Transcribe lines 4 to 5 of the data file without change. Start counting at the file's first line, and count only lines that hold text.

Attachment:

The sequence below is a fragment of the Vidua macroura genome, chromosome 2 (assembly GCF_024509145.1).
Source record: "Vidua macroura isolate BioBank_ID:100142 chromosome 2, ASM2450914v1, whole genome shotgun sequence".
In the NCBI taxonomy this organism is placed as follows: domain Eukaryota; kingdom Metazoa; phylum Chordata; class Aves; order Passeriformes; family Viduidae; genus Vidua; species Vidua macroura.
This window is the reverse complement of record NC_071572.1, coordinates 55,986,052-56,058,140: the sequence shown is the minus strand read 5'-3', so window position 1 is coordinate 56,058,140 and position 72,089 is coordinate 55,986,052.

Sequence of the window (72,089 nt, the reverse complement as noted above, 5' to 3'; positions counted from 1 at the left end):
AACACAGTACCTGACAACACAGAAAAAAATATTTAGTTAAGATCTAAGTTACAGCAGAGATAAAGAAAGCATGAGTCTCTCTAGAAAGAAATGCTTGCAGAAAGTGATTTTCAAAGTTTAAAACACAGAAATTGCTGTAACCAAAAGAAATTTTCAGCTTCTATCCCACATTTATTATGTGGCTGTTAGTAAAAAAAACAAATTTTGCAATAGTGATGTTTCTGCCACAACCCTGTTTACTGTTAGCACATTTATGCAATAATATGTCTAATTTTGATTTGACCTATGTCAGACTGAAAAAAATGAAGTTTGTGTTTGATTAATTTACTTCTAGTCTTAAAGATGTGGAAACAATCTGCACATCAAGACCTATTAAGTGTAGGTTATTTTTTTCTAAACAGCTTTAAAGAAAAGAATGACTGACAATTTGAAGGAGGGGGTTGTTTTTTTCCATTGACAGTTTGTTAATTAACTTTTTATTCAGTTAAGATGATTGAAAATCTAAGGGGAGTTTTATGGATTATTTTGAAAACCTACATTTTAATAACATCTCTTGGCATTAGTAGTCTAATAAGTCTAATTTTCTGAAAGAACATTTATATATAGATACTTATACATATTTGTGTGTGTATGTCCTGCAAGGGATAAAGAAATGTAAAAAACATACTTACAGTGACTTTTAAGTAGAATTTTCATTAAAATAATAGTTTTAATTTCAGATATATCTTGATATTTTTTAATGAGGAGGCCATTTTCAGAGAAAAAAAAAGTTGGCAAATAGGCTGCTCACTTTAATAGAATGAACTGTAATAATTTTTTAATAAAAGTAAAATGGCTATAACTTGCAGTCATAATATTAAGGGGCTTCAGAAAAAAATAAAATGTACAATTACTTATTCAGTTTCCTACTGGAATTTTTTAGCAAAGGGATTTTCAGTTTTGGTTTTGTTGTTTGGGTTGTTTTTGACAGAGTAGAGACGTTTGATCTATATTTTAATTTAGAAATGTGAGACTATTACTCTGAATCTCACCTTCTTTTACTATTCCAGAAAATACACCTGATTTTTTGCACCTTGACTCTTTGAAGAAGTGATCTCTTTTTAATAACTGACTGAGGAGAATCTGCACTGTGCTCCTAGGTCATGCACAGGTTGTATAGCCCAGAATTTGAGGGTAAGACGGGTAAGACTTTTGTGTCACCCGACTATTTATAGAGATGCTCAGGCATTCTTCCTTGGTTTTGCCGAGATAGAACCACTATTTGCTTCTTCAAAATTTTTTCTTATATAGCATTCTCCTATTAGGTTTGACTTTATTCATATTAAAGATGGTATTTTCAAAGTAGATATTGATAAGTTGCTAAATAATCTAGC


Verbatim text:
This window is the reverse complement of record NC_071572.1, coordinates 55,986,052-56,058,140: the sequence shown is the minus strand read 5'-3', so window position 1 is coordinate 56,058,140 and position 72,089 is coordinate 55,986,052.

Sequence of the window (72,089 nt, the reverse complement as noted above, 5' to 3'; positions counted from 1 at the left end):